This brings us to my specific point.  I believe that the principle of never attacking until you are attacked is a law of righteousness.  And no matter what a candidate’s other opinions on economic or political policies, this principle takes precedence (unless, of course, their policies would break another law of righteousness).  This is why I will vote for Ron Paul in the Republican primary, and why I will probably vote for the Libertarian or Constitution Party candidate if Paul is not the Republican candidate.

This has always been true.  It’s why I voted for the Constitution Party candidate, Michael Peroutka, in the last election, even though I hated his policy on immigration.  But something Ron Paul said earlier tonight in the Republican debate made me appreciate him more than before.  Wolf Blitzer asked him, “What’s the most pressing moral issue in the United States right now?”  Ron Paul replied,

I think it is the acceptance just recently that we now promote preemptive war. I do not believe that’s part of the American tradition. We in the past have always declared war in the defense of our liberties or go to aid somebody, but now we have accepted the principle of preemptive war. We have rejected the just- war theory of Christianity. And now, tonight, we hear that we’re not even willing to remove from the table a preemptive nuclear strike against a country that has done no harm to us directly and is no threat to our national security!

I mean, we have to come to our senses about this issue of war and preemption and go back to traditions and our Constitution and defend our liberties and defend our rights, but not to think that we can change the world by force of arms and to start wars.

I might disagree with him about some of his foreign policy, I might have some doubts about his economic policy, but what matters more to me is his position on preemptive war, and on this issue we’re right on the same page.

(I got his response from The New York Times’ transcript of the debate.  Printing transcripts is the best thing newspapers ever do.)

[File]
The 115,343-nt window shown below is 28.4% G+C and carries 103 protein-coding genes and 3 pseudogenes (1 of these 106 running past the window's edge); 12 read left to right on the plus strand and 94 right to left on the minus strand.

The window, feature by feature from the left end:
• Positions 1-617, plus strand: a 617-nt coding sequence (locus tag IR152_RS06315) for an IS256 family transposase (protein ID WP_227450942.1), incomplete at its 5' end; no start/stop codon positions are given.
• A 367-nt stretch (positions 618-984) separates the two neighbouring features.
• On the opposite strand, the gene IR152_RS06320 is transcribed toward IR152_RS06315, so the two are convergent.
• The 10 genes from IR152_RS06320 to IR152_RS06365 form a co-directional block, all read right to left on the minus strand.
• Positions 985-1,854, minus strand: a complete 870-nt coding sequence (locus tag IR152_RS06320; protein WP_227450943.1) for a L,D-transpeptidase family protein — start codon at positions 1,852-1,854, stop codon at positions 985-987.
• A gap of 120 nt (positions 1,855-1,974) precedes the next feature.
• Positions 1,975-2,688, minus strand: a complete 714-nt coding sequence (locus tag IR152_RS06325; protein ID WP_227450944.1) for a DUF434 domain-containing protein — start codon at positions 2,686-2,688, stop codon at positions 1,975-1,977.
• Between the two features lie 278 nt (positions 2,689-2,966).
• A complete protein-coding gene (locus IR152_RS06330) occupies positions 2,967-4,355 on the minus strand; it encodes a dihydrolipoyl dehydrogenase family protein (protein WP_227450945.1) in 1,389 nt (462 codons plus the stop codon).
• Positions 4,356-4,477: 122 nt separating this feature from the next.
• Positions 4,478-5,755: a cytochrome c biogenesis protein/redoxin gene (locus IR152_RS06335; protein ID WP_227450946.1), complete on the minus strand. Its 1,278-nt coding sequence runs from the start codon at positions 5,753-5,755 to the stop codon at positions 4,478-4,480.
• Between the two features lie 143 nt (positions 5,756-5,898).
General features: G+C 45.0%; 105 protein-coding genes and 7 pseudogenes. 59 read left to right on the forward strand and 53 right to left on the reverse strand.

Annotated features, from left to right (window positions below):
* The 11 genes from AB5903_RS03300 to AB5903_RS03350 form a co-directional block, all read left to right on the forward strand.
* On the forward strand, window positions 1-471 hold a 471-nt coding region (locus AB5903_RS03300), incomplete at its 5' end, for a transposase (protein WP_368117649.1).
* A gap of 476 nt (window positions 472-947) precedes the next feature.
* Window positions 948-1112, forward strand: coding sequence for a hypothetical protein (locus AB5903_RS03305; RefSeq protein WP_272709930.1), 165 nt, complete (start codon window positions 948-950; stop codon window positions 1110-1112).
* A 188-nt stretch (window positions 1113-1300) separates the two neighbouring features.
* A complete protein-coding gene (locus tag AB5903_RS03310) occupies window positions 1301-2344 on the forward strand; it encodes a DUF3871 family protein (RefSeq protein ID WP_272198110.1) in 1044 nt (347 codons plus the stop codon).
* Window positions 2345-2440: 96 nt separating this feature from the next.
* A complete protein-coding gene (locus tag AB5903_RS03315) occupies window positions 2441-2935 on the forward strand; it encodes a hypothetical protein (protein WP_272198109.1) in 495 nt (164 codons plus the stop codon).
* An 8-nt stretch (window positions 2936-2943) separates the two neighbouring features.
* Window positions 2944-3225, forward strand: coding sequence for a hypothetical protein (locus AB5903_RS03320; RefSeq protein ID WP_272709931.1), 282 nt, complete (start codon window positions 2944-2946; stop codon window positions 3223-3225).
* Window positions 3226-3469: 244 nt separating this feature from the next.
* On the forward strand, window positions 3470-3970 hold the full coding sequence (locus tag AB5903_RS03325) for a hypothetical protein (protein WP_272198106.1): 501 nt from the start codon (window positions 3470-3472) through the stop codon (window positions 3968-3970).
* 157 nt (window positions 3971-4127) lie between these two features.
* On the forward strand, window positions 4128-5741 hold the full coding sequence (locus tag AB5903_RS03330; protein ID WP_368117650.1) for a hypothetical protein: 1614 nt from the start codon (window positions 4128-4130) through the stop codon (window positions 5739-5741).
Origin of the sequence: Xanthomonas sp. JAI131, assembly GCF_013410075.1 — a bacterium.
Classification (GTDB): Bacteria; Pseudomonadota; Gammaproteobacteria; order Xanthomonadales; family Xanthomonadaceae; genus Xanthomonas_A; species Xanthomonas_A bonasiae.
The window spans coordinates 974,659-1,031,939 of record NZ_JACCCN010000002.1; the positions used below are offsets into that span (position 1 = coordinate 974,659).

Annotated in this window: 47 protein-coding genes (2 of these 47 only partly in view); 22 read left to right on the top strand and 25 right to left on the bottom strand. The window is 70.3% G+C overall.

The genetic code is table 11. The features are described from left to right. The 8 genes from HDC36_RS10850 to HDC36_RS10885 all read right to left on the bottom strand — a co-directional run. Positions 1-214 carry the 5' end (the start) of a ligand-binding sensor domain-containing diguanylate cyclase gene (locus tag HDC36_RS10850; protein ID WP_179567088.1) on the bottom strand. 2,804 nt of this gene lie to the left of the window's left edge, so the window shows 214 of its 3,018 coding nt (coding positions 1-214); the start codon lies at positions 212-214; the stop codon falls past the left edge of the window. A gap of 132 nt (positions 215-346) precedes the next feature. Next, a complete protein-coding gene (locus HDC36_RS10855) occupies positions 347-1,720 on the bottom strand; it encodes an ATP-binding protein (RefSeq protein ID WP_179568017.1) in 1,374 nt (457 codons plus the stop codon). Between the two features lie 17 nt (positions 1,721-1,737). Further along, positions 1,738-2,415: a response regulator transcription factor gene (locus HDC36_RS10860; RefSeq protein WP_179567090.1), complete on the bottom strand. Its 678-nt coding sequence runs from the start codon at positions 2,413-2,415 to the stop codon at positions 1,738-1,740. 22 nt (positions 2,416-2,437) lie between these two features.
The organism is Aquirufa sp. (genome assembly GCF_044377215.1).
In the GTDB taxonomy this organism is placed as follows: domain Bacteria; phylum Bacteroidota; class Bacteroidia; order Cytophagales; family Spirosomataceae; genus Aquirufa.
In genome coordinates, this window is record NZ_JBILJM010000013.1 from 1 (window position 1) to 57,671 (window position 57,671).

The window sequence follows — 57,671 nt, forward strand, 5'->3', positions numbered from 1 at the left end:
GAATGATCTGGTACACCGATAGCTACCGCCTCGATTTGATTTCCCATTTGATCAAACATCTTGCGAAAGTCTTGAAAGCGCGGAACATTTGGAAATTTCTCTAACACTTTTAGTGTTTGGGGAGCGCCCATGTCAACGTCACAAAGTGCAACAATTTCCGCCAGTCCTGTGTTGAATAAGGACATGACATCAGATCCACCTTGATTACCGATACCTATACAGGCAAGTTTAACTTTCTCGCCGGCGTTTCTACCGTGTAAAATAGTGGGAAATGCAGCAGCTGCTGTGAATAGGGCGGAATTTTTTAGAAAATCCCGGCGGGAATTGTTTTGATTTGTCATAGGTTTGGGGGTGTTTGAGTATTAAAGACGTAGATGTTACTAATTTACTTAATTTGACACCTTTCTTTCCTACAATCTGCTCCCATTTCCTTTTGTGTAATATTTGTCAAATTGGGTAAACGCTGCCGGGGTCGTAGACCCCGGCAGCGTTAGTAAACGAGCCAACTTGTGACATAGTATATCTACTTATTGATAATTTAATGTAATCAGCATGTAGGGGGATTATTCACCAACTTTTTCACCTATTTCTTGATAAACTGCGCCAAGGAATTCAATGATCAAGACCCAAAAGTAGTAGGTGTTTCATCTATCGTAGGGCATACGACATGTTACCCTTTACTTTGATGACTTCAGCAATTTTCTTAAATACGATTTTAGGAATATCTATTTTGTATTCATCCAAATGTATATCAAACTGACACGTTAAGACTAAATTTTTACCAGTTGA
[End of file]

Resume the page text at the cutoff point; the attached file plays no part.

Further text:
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Virginia Tech killer

In chapel yesterday, Dean Carswell talked a little bit about the killer at Virginia Tech.  He talked about the ways that letting resentment and anger boil inside of you can take you to a point where you explode, and about the desire to control other people and to “fix” what’s wrong with them.  It got me thinking about how a person could get to that point.

 First, a caveat: it’s possible that the killer, Cho Seung-Hui, had severe mental illnesses that he could not control.  No one can judge whether he will go to heaven or hell, as tempting as that might be.  But even if he was acting from a natural insanity, his natural insanity gives a saddening reflection spiritual insanity – i.e. evil.

 In his insanity, Cho seems to have believed that he was exercising justice.  He believed he was taking “just revenge” on the rich kids for their expensive and hedonistic lives.  Evil thinks that revenge and hatred are synonymous with justice.  Arcana Coelestia n. 1079 says,

Where there is no charity, there is the love of self, and therefore hatred against all who do not favor self.  Consequently such persons see in the neighbor only what is evil, and if they see anything good, they either perceive it as nothing, or put a bad interpretation upon it.  It is just the other way with those who are in charity.  By this difference these two kinds of people are distinguished from one another, especially when they come into the other life; for then with those who are in no charity, the feeling of hatred shines forth from every single thing; they desire to examine everyone, and even to judge him; nor do they desire anything more than to find out what is evil, constantly cherishing the disposition to condemn, punish, and torment. But they who are in charity scarcely see the evil of another, but observe all his goods and truths, and put a good interpretation on what is evil and false. Such are all the angels, which they have from the Lord, who bends all evil into good.

I don’t think many of us are where the angels are; but it isn’t until you see something like what happened at Virginia Tech that you really see how heinous the other point of view is.

 And although it certainly wasn’t his intention, it’s fascinating to me that Cho wrote “Ismail Ax” on his arm and “A. Ishmael” on the package he sent to NBC in light of what Arcana Coelestia says about the spiritual meaning of Ishmael in n. 1949: